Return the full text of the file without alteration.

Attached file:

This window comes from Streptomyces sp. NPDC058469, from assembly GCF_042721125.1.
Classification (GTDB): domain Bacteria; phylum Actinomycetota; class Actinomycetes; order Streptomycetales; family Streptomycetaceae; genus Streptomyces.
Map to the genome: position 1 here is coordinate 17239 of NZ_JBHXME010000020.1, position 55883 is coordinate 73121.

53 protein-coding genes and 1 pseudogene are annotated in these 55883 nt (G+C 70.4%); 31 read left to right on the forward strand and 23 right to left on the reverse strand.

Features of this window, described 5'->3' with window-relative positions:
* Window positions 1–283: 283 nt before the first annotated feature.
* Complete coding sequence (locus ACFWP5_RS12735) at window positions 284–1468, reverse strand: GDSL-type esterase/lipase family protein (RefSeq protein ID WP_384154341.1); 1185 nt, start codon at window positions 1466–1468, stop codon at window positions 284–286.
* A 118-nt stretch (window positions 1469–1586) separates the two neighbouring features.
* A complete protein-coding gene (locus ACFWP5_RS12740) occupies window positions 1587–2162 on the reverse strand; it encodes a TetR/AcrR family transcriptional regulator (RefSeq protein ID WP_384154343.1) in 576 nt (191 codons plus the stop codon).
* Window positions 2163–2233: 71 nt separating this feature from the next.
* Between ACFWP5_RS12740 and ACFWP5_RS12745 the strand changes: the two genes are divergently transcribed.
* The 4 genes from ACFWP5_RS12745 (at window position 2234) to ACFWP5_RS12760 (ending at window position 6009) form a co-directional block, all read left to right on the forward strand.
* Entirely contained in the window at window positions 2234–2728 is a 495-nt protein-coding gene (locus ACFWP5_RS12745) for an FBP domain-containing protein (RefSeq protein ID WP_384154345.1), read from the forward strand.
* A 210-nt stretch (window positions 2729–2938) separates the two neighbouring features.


This window comes from Streptomyces sp. NPDC058469, from assembly GCF_042721125.1.
Classification (GTDB): domain Bacteria; phylum Actinomycetota; class Actinomycetes; order Streptomycetales; family Streptomycetaceae; genus Streptomyces.
Map to the genome: position 1 here is coordinate 17239 of NZ_JBHXME010000020.1, position 55883 is coordinate 73121.

53 protein-coding genes and 1 pseudogene are annotated in these 55883 nt (G+C 70.4%); 31 read left to right on the forward strand and 23 right to left on the reverse strand.

Features of this window, described 5'->3' with window-relative positions:
* Window positions 1–283: 283 nt before the first annotated feature.
* Complete coding sequence (locus ACFWP5_RS12735) at window positions 284–1468, reverse strand: GDSL-type esterase/lipase family protein (RefSeq protein ID WP_384154341.1); 1185 nt, start codon at window positions 1466–1468, stop codon at window positions 284–286.
* A 118-nt stretch (window positions 1469–1586) separates the two neighbouring features.
* A complete protein-coding gene (locus ACFWP5_RS12740) occupies window positions 1587–2162 on the reverse strand; it encodes a TetR/AcrR family transcriptional regulator (RefSeq protein ID WP_384154343.1) in 576 nt (191 codons plus the stop codon).
* Window positions 2163–2233: 71 nt separating this feature from the next.
* Between ACFWP5_RS12740 and ACFWP5_RS12745 the strand changes: the two genes are divergently transcribed.
* The 4 genes from ACFWP5_RS12745 (at window position 2234) to ACFWP5_RS12760 (ending at window position 6009) form a co-directional block, all read left to right on the forward strand.
* Entirely contained in the window at window positions 2234–2728 is a 495-nt protein-coding gene (locus ACFWP5_RS12745) for an FBP domain-containing protein (RefSeq protein ID WP_384154345.1), read from the forward strand.
* A 210-nt stretch (window positions 2729–2938) separates the two neighbouring features.